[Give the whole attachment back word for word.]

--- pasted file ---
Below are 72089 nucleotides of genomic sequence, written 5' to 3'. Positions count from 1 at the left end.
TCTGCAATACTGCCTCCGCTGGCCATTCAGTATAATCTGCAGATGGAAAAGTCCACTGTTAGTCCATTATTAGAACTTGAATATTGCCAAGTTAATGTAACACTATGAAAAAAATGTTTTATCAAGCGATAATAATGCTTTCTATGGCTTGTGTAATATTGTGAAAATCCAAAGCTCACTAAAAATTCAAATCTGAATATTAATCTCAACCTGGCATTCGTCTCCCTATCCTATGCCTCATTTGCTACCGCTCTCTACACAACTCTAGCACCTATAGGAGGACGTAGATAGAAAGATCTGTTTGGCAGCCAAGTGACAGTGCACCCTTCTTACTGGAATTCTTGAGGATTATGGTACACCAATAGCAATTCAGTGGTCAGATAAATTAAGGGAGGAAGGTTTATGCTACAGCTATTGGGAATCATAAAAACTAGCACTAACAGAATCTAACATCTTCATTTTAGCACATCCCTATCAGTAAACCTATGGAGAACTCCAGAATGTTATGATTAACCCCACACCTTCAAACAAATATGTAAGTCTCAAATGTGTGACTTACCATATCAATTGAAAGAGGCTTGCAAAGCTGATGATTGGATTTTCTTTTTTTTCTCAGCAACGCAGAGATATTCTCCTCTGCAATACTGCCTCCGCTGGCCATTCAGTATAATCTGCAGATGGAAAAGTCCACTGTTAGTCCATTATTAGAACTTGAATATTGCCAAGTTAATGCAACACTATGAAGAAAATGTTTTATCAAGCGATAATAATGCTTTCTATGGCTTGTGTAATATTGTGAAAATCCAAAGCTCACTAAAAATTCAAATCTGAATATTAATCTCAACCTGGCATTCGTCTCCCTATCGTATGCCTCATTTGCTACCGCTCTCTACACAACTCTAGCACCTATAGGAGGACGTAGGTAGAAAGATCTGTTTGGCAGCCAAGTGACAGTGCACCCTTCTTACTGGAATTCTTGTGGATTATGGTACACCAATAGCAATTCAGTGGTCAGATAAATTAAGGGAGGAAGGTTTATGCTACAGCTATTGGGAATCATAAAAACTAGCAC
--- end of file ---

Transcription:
Below are 72089 nucleotides of genomic sequence, written 5' to 3'. Positions count from 1 at the left end.
TCTGCAATACTGCCTCCGCTGGCCATTCAGTATAATCTGCAGATGGAAAAGTCCACTGTTAGTCCATTATTAGAACTTGAATATTGCCAAGTTAATGTAACACTATGAAAAAAATGTTTTATCAAGCGATAATAATGCTTTCTATGGCTTGTGTAATATTGTGAAAATCCAAAGCTCACTAAAAATTCAAATCTGAATATTAATCTCAACCTGGCATTCGTCTCCCTATCCTATGCCTCATTTGCTACCGCTCTCTACACAACTCTAGCACCTATAGGAGGACGTAGATAGAAAGATCTGTTTGGCAGCCAAGTGACAGTGCACCCTTCTTACTGGAATTCTTGAGGATTATGGTACACCAATAGCAATTCAGTGGTCAGATAAATTAAGGGAGGAAGGTTTATGCTACAGCTATTGGGAATCATAAAAACTAGCACTAACAGAATCTAACATCTTCATTTTAGCACATCCCTATCAGTAAACCTATGGAGAACTCCAGAATGTTATGATTAACCCCACACCTTCAAACAAATATGTAAGTCTCAAATGTGTGACTTACCATATCAATTGAAAGAGGCTTGCAAAGCTGATGATTGGATTTTCTTTTTTTTCTCAGCAACGCAGAGATATTCTCCTCTGCAATACTGCCTCCGCTGGCCATTCAGTATAATCTGCAGATGGAAAAGTCCACTGTTAGTCCATTATTAGAACTTGAATATTGCCAAGTTAATGCAACACTATGAAGAAAATGTTTTATCAAGCGATAATAATGCTTTCTATGGCTTGTGTAATATTGTGAAAATCCAAAGCTCACTAAAAATTCAAATCTGAATATTAATCTCAACCTGGCATTCGTCTCCCTATCGTATGCCTCATTTGCTACCGCTCTCTACACAACTCTAGCACCTATAGGAGGACGTAGGTAGAAAGATCTGTTTGGCAGCCAAGTGACAGTGCACCCTTCTTACTGGAATTCTTGTGGATTATGGTACACCAATAGCAATTCAGTGGTCAGATAAATTAAGGGAGGAAGGTTTATGCTACAGCTATTGGGAATCATAAAAACTAGCAC